I am interested in whether there exist nontrivial (i.e., non-constant) solutions to any or all of the equations \begin{align*} P(x, x^{-1})^2 + Q(x, x^{-1})^2 + 1 &= 0, \\ P(x, x^{-1})^2 + Q(x, x^{-1})^4 + 1 &= 0, \\ P(x, x^{-1})^2 + Q(x, x^{-1})^3 + 1 &= 0, \\ P(x, x^{-1})^2 + Q(x, x^{-1})^3 + Q(x, x^{-1}) &= 0, \\ P(x, x^{-1})^2 + Q(x, x^{-1})^5 + 1 &= 0, \end{align*} where $P$ and $Q$ are single-variable Laurent polynomials with coefficients in $\mathbb{C}$. For example, a straightforward solution to the first equation is \begin{equation*} P(x, x^{-1}) = \frac{x - x^{-1}}{2}, \quad Q(x, x^{-1}) = \frac{i(x + x^{-1})}{2}. \end{equation*} I would like to know whether the other equations have nontrivial solutions, and if so, whether there exists a method for generating solutions or for classifying all solutions. Comments on the more general equation $P(x, x^{-1})^a + Q(x, x^{-1})^b + 1 = 0$, where $a$ and $b$ are positive integers, would be appreciated as well.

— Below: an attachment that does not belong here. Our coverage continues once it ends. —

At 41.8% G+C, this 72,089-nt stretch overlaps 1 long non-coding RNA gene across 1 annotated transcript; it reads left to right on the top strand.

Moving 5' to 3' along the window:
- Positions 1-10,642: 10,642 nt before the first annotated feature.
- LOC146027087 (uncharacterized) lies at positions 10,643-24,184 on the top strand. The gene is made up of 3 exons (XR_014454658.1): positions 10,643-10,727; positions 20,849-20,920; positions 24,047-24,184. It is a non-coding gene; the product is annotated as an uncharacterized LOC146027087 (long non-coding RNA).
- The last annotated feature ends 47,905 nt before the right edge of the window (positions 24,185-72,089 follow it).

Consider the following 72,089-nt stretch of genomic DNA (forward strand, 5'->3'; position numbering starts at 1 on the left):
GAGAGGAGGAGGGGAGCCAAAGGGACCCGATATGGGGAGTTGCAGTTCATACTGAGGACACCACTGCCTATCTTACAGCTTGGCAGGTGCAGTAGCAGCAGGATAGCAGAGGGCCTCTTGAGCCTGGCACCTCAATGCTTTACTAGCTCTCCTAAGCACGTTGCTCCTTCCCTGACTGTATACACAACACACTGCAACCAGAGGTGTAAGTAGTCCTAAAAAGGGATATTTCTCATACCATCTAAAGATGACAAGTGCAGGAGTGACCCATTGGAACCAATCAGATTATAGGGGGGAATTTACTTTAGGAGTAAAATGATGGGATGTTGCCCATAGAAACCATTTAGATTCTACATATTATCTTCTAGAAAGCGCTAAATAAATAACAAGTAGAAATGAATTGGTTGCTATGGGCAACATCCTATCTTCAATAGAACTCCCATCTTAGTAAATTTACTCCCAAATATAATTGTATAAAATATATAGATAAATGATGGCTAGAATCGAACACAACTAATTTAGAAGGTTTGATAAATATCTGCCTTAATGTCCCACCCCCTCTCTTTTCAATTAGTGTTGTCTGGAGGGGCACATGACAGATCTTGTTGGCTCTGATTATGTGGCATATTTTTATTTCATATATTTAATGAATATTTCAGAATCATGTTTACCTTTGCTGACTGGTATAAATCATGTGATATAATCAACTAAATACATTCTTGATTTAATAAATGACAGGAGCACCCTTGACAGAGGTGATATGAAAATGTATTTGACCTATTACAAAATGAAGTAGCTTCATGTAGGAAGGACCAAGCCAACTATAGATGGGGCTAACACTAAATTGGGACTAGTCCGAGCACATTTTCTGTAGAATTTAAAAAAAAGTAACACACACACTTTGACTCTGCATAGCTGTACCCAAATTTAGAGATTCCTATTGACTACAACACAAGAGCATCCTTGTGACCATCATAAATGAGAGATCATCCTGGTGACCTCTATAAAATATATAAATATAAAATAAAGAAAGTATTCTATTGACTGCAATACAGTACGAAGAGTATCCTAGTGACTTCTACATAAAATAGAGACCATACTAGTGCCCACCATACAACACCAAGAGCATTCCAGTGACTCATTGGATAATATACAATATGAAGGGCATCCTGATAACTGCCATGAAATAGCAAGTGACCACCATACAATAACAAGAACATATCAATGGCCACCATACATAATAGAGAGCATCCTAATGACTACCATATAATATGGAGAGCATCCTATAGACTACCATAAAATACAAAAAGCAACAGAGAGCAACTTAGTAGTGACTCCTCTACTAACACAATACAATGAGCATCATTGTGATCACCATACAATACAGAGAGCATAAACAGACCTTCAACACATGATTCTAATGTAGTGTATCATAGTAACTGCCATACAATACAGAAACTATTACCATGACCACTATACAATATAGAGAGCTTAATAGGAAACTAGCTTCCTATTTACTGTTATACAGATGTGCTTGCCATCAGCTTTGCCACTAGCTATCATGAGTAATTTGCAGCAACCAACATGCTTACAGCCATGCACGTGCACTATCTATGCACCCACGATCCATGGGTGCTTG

• $\begingroup$ So we are not looking for simultaneous solutions, but for every equation separately? For example, the last equation has a solution $Q(x,x^{-1})=0$ and $P(x,x^{-1})=i$. $\endgroup$ – Dietrich Burde Nov 5 at 8:58
  • $\begingroup$ @Dietrich Burde Right, I should have been more clear - I am looking for solutions to each equation separately. Also, I am interested in solutions where $P$ and $Q$ are not constant. $\endgroup$ – user137 Nov 5 at 16:52
  • $\begingroup$ A version now posted to MO, mathoverflow.net/questions/345519/… $\endgroup$ – Gerry Myerson Nov 8 at 6:12

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